For lytic replication to occur, the viral genome must be linear. The latent EBV genome is circular, so it must linearize in the process of lytic reactivation. During lytic replication, viral DNA polymerase is responsible for copying the viral genome. This contrasts with latency, in which host cell DNA polymerase copies the viral genome.
Lytic gene products are produced in three consecutive stages: immediate-early, early, and late. Immediate-early lytic gene products act as transactivators, enhancing the expression of later lytic genes. Immediate-early lytic gene products include BZLF1 (also known as Zta and ZEBRA) and BRLF1. Early lytic gene products have many more functions, such as replication, metabolism, and blockade of antigen processing. Early lytic gene products include BNLF2. Finally, late lytic gene products tend to be proteins with structural roles, like VCA, which forms the viral capsid. Other late lytic gene products, such as BCRF1, help EBV evade the immune system.
Unlike lytic replication for many other viruses, EBV lytic replication does not inevitably lead to lysis of the host cell because EBV virions are produced by budding from the infected cell. Lytic proteins include gp350 and gp110.
Unlike lytic replication, latency does not result in production of virions. Instead, the EBV genome circularizes, resides in the cell nucleus as an episome, and is copied by cellular DNA polymerase. In latency, only a portion of EBV's genes are expressed. Latent EBV expresses its genes in one of three patterns, known as latency programs. EBV can latently persist within B cells and epithelial cells, but different latency programs are possible in the two types of cell.
It is also postulated that a program exists in which all viral protein expression is shut off (Latency 0).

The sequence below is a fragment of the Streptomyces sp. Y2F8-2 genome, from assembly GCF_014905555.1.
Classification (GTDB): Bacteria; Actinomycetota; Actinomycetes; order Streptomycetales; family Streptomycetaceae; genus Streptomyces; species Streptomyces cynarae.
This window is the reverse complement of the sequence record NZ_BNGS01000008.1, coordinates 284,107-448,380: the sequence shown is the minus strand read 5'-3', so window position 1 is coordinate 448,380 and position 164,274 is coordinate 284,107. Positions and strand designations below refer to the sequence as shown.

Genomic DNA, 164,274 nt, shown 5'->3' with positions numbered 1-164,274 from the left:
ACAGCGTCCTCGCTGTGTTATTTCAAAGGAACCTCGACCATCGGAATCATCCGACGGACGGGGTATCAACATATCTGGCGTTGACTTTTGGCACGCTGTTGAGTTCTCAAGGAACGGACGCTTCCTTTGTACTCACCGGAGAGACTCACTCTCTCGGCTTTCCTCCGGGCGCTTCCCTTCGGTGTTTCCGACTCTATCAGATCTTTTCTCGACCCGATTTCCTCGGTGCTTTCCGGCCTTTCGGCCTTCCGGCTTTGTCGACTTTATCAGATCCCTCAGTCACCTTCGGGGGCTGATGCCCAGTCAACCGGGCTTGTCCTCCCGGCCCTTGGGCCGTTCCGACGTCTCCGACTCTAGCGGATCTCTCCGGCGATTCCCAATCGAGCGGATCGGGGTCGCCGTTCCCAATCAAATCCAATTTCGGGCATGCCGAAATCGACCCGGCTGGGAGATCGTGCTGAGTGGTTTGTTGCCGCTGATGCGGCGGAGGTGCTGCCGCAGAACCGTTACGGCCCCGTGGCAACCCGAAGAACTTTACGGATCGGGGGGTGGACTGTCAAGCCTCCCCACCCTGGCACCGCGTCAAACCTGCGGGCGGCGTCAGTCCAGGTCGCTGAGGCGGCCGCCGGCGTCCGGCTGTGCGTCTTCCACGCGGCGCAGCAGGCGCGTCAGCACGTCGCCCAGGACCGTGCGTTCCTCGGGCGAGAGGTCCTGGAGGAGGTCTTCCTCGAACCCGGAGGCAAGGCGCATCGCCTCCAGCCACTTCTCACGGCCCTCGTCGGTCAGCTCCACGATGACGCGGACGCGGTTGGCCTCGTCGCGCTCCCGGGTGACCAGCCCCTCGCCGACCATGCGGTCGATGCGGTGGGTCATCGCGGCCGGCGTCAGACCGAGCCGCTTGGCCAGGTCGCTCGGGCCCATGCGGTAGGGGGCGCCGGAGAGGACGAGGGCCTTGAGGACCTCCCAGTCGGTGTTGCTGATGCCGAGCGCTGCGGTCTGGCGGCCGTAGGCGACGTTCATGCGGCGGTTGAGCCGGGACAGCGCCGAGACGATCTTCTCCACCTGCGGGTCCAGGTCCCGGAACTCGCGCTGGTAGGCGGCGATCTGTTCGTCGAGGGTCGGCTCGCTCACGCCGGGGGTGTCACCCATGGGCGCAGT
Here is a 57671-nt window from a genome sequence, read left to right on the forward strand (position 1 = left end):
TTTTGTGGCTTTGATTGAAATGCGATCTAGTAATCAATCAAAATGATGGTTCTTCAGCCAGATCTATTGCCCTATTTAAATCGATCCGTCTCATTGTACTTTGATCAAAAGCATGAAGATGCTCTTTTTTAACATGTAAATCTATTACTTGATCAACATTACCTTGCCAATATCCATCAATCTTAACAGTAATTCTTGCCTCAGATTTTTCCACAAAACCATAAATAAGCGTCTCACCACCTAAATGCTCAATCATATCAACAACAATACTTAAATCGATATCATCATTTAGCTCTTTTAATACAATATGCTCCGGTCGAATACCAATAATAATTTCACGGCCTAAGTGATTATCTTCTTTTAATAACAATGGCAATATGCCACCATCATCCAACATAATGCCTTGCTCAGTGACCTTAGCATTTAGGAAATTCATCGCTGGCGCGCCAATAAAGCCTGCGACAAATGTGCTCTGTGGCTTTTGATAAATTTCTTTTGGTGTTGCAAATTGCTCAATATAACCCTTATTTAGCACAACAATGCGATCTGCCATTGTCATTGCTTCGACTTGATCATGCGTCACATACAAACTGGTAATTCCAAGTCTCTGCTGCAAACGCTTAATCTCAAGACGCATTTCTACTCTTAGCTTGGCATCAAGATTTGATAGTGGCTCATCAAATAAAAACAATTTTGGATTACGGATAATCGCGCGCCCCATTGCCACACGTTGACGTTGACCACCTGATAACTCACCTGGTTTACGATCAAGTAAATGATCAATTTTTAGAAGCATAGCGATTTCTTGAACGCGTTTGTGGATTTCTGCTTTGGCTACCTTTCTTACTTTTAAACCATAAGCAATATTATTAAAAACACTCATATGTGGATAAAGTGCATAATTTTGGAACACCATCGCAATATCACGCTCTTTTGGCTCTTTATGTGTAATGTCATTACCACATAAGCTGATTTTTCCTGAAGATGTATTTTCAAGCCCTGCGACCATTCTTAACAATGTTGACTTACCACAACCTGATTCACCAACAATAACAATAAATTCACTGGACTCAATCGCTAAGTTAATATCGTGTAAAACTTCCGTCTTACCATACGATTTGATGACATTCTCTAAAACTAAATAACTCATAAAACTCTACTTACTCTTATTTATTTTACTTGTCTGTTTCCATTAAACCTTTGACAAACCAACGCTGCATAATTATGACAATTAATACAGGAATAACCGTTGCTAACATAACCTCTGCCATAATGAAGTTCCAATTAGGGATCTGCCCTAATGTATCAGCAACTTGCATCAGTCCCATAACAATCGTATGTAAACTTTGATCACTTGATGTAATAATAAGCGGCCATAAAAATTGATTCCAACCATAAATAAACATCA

Within B cells, all three latency programs are possible. EBV latency within B cells usually progresses from Latency III to Latency II to Latency I. Each stage of latency uniquely influences B cell behavior. Upon infecting a resting naive B cell, EBV enters Latency III. The set of proteins and RNAs produced in Latency III transforms the B cell into a proliferating blast (also known as B cell activation). Later, the virus restricts its gene expression and enters Latency II. The more limited set of proteins and RNAs produced in Latency II induces the B cell to differentiate into a memory B cell. Finally, EBV restricts gene expression even further and enters Latency I. Expression of EBNA-1 allows the EBV genome to replicate when the memory B cell divides.
Within epithelial cells, only Latency II is possible.
In primary infection, EBV replicates in oro-pharyngeal epithelial cells and establishes Latency III, II, and I infections in B-lymphocytes. EBV latent infection of B-lymphocytes is necessary for virus persistence, subsequent replication in epithelial cells, and release of infectious virus into saliva. EBV Latency III and II infections of B-lymphocytes, Latency II infection of oral epithelial cells, and Latency II infection of NK- or T-cell can result in malignancies, marked by uniform EBV genome presence and gene expression.
Latent EBV in B cells can be reactivated to switch to lytic replication. This is known to happen in vivo, but what triggers it is not known precisely. In vitro, latent EBV in B cells can be reactivated by stimulating the B cell receptor, so reactivation in vivo probably takes place when latently infected B cells respond to unrelated infections. In vitro, latent EBV in B cells can also be reactivated by treating the cells with sodium butyrate or TPA.
Transformation of B-lymphocytes
When EBV infects B cells in vitro, lymphoblastoid cell lines eventually emerge that are capable of indefinite growth. The growth transformation of these cell lines is the consequence of viral protein expression.
EBNA-2, EBNA-3C and LMP-1 are essential for transformation, while EBNA-LP and the EBERs are not.
It is postulated that following natural infection with EBV, the virus executes some or all of its repertoire of gene expression programs to establish a persistent infection. Given the initial absence of host immunity, the lytic cycle produces large amounts of virus to infect other (presumably) B-lymphocytes within the host.